ST. LOUIS — This Cyber Monday is looking to be another record-breaker.

Adobe Analytics, which measures sales at 80 of the top 100 U.S. online retailers, expects online sales to reach $9.4 billion. If that happens, it would break last year’s Cyber Monday, which holds the one-day record for online sales at $7.9 billion.

“We know that 56% of us are going to be shopping online [on Cyber Monday], according to the National Retail Federation,” said Chris Thetford with the Better Business Bureau. But, people need to be careful, he added. “You don’t always get what you think you’re going to get when you’re shopping online.”

RELATED: Merry Clickmas: Black Friday online sales hit record $7.4B

Before you click ‘buy’ on that online cart, the BBB has several ways you can keep your identity, money and purchases safe.

BBB’s 10 tips for safe online shopping:

Protect your computer. Install a firewall, anti-virus and anti-spyware software. Check for and install the latest updates and run virus scans regularly.

Check a site’s security settings before entering financial data, such as a credit card number. If the site is secure, the URL (web address) on the payment page should start with “https://.”

Shop trustworthy websites. Look for BBB Accredited Business seals on websites and click to confirm that they’re valid. BBB’s dynamic seal will take you to a site’s BBB Business Profile. You also may find reviews at bbb.org.

Protect personal information. Read a site’s privacy policy and understand what personal information is being requested and how it will be used. Don’t enter that information on unsolicited emails. If a site lacks a privacy policy, it could be a red flag that the site could sell your information without your permission.

Beware of too-good-to-be-true deals. Offers on websites and in unsolicited emails may display free or low prices on hard-to-find items. There may be hidden costs, or your purchase may sign you up for a monthly charge. Look for and read the fine print.

Beware of phishing. Legitimate businesses do not send emails claiming problems with an order, account or a package to lure the buyer into revealing financial information. If you receive such an email, BBB recommends that you call the contact number on the website where the purchase was made to confirm a problem.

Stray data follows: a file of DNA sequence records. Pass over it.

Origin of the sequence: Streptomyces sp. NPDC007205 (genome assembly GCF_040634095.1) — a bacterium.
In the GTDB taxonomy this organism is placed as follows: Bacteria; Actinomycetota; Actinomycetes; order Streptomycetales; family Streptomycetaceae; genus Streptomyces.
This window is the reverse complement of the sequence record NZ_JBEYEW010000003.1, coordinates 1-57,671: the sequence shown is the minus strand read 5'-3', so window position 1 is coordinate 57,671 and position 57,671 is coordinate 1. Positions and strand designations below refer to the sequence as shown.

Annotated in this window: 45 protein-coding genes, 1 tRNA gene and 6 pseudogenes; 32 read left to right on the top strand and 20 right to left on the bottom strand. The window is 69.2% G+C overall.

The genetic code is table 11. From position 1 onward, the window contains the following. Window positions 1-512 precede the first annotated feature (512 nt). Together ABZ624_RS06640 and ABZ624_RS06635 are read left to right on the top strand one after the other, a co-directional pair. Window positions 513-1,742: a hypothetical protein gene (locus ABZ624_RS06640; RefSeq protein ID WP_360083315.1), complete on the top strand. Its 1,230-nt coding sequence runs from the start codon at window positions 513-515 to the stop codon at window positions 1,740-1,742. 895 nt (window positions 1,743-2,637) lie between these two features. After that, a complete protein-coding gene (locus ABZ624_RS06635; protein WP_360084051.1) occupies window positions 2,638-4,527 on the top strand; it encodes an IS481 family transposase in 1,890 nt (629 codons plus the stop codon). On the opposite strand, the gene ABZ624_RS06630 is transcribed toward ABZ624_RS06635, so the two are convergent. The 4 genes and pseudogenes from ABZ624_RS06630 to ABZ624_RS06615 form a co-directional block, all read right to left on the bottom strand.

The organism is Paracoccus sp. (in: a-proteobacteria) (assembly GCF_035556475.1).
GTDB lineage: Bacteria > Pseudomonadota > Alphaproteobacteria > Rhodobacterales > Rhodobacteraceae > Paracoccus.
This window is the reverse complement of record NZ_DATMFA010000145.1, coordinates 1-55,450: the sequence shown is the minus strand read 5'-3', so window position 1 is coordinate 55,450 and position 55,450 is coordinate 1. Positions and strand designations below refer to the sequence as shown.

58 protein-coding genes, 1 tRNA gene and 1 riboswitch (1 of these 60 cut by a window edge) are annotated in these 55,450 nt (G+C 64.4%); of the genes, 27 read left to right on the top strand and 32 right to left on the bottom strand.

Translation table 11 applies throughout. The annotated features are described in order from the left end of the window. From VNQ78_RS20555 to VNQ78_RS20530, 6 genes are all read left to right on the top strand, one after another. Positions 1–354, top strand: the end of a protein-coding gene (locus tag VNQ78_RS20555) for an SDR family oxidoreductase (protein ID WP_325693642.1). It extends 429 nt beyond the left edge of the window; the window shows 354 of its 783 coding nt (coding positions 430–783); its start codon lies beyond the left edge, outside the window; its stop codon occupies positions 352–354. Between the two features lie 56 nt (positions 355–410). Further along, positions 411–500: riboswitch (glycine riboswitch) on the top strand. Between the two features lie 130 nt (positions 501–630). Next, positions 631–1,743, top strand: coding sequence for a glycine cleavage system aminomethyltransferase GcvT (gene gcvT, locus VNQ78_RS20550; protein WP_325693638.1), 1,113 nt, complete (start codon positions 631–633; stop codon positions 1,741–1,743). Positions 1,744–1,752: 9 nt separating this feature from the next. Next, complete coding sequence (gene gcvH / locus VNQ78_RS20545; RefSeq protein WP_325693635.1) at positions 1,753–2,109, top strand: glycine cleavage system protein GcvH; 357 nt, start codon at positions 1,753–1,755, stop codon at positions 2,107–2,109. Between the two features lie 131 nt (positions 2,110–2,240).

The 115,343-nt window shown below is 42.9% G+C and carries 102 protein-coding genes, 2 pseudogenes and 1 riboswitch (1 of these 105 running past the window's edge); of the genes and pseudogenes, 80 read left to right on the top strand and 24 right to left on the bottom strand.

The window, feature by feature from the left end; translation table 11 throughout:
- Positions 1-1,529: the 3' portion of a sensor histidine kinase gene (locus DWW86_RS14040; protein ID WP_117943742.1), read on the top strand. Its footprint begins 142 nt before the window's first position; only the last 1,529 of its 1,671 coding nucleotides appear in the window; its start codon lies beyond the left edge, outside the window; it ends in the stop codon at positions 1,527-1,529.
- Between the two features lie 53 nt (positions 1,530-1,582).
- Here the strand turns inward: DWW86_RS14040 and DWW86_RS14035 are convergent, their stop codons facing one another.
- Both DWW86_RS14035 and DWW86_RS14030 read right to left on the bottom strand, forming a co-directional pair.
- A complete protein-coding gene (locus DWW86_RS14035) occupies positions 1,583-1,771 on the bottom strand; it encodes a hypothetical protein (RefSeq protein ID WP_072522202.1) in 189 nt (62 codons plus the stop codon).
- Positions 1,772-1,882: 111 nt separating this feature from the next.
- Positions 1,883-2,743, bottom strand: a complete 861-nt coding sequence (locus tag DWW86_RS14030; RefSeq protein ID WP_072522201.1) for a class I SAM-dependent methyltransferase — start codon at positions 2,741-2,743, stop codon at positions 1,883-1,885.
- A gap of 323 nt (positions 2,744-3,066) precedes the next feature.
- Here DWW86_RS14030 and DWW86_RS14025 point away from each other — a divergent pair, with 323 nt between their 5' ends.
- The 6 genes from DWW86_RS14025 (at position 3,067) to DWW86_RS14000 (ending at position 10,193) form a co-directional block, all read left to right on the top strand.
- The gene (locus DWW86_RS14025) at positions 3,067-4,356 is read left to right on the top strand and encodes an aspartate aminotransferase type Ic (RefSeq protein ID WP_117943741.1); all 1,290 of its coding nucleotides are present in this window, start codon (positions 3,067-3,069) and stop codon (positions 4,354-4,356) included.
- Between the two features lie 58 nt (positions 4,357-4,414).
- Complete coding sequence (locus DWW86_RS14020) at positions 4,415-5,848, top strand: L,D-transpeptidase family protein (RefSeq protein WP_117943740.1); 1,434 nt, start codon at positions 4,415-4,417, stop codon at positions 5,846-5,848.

Pay with a credit card. Under federal law, you can dispute the charges if you don’t receive an item. Shoppers also have dispute rights if there are any unauthorized charges on the card, and many card issuers have zero-liability policies if someone steals and uses your card number. Check your credit card statement regularly for unauthorized charges. Never wire money to someone you don’t know.

Keep documentation of your order. Save a copy of the confirmation page of an order or emails confirming the order until you receive the item and are satisfied.

Obtain a tracking number for shipments. If you need the product before the holidays, find out when the seller intends to ship it and, if possible, how it will be shipped. The tracking number can help you find a lost order.

Know your rights. Federal law requires that orders made by phone, mail or online be shipped by the date promised or within 30 days if no delivery time was stated. If goods aren’t shipped on time, shoppers can cancel and demand a refund. Consumers also may reject merchandise if it is defective or was misrepresented.

Check a company’s BBB Business Profile before you make a purchase by going to bbb.org or by calling 888-996-3887.

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